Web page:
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Comics 101 for 06/09/2005
'Z' Formation In Page Design - Part 1
The use of 'Z' formation when designing a page implies that pencilers draw their images and construct their panels on the page in a sensible left to right, top to bottom format. The proper use of 'Z' formation should move the reader's eye from across the top left of the page eventually working to the bottom right. Creating a 'Z' pattern with action, perspective, compositional devices, and the shaping and sizing of panels themselves are the principles of this basic but important design process.
Let's look at this example...
Example #1 from Blood and Roses 'Future Past Tense' #1
The penciler designed this particular page with a good sense of dramatic pacing. The use of close-ups, medium, and long shots are balanced nicely. In the first panel, a horizontal design is constructed as both main characters are placed towards either end of the panel. The graphic elements of the sewer water itself enhances the horizontal flow of the scene. It moves the eye from one character to the next across the panel. The second panel overlaps the first slightly, automatically pulling us back to the left side of the page. Within the second panel, the dominant, foreground character is looking towards the right side of the same panel at the secondary character. This smaller figure's arm is breaking the panel's border becoming a nice compositional device that points us in the proper direction of panel three. In panel three, the close-up shot of the female figure's head is slightly tilted down to the right, a subtle accent that us pulls down towards the bottom of the page. The close-up shot in panel four overlaps heavily into the last panel, dramatically heightening the drama and speeding up the action. In this last panel, we pull out for a longer shot of the main characters (again staged left to right balancing out panel one) as they disappear running into the page, framed by the sewer pipes and directional lines from the interior walls.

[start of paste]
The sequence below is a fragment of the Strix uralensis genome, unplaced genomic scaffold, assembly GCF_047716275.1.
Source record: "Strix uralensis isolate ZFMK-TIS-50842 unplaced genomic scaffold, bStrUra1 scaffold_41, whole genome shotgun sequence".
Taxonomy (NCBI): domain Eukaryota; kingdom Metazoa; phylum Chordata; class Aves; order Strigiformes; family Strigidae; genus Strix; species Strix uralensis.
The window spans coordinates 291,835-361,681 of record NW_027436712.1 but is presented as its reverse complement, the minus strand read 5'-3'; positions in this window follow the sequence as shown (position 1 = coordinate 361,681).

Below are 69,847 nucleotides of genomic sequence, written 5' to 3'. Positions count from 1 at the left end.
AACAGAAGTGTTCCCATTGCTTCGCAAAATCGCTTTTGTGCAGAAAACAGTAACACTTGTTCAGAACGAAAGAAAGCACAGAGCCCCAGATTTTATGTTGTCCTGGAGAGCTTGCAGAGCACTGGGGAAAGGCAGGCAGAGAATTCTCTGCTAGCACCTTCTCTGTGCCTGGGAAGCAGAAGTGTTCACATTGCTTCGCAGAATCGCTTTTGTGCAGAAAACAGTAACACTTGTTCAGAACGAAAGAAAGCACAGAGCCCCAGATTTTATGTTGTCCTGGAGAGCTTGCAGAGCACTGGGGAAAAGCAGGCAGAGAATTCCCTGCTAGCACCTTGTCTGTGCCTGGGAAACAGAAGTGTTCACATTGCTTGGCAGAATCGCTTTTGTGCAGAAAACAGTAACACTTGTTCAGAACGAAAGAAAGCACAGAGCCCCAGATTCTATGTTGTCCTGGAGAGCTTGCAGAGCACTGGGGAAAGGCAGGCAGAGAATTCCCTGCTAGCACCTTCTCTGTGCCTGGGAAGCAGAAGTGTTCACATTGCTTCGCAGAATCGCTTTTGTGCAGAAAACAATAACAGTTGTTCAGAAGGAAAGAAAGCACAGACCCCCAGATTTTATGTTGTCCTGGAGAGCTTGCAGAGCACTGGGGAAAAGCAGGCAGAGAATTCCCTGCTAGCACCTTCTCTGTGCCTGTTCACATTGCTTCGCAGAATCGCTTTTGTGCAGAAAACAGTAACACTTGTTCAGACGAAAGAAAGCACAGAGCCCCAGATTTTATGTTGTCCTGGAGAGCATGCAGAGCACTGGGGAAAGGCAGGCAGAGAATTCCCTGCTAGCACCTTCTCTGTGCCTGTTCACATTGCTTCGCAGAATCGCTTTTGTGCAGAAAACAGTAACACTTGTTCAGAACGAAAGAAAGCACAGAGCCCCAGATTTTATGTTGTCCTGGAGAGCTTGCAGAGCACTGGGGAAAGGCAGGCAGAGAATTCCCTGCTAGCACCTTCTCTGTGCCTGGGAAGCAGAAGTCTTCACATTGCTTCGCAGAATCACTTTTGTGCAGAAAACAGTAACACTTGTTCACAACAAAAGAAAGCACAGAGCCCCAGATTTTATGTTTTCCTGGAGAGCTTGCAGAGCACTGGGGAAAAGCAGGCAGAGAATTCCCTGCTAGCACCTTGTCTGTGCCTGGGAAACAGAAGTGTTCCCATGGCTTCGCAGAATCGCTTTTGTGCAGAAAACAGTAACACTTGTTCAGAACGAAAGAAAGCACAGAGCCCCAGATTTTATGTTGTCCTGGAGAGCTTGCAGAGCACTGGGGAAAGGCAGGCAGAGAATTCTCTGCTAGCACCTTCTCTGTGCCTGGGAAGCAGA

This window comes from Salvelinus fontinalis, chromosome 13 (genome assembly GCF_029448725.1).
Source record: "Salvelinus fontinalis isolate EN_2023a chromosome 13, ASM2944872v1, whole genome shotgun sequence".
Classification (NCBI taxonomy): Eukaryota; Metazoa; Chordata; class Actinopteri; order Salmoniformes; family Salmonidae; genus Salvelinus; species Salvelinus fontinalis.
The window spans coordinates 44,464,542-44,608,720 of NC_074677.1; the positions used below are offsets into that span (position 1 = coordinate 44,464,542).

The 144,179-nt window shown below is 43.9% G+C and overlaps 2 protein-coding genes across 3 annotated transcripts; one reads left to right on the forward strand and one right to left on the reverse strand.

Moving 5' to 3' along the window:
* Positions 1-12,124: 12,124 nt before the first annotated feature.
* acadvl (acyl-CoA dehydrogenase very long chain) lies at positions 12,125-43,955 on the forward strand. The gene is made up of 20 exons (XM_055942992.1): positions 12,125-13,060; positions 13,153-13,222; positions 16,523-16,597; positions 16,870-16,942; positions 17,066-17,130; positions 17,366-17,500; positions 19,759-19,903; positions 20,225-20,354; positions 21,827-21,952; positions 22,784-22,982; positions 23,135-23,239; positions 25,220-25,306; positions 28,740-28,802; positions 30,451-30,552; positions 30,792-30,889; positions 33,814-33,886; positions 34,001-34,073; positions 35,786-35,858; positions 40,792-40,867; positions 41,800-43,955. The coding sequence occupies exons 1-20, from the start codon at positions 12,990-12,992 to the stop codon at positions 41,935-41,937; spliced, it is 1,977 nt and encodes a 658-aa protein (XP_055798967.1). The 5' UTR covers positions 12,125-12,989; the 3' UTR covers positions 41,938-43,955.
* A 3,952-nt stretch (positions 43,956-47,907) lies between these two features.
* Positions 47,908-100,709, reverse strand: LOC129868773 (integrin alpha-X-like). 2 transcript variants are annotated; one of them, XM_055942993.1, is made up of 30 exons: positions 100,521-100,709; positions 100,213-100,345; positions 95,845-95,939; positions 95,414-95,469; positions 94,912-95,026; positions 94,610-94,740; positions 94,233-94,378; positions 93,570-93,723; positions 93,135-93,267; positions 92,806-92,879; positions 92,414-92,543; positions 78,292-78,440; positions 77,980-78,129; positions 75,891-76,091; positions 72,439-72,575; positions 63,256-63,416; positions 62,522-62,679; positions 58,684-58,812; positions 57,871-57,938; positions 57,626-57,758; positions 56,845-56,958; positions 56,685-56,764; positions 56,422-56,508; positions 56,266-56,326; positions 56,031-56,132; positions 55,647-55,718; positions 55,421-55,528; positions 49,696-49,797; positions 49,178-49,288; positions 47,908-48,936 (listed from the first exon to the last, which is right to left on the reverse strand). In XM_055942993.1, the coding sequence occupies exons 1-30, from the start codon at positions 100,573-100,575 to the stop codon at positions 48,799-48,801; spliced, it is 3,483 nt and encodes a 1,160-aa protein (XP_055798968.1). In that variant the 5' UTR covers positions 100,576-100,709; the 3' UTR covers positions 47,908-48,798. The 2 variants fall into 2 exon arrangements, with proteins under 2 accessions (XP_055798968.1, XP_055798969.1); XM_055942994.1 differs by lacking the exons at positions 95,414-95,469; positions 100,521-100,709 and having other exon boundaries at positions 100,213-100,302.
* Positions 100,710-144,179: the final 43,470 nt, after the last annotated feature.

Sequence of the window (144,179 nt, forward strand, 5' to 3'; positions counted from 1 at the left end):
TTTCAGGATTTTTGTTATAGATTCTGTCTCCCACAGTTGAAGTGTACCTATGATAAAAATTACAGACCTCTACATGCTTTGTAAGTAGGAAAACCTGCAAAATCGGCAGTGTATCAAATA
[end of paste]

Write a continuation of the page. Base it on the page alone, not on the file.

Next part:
Notice the extra border framing in panel three that helps separate the action and linework from the surrounding panels and enhances the drama of the close-ups.
Check back next week as we look at two more examples of using 'Z' formation.
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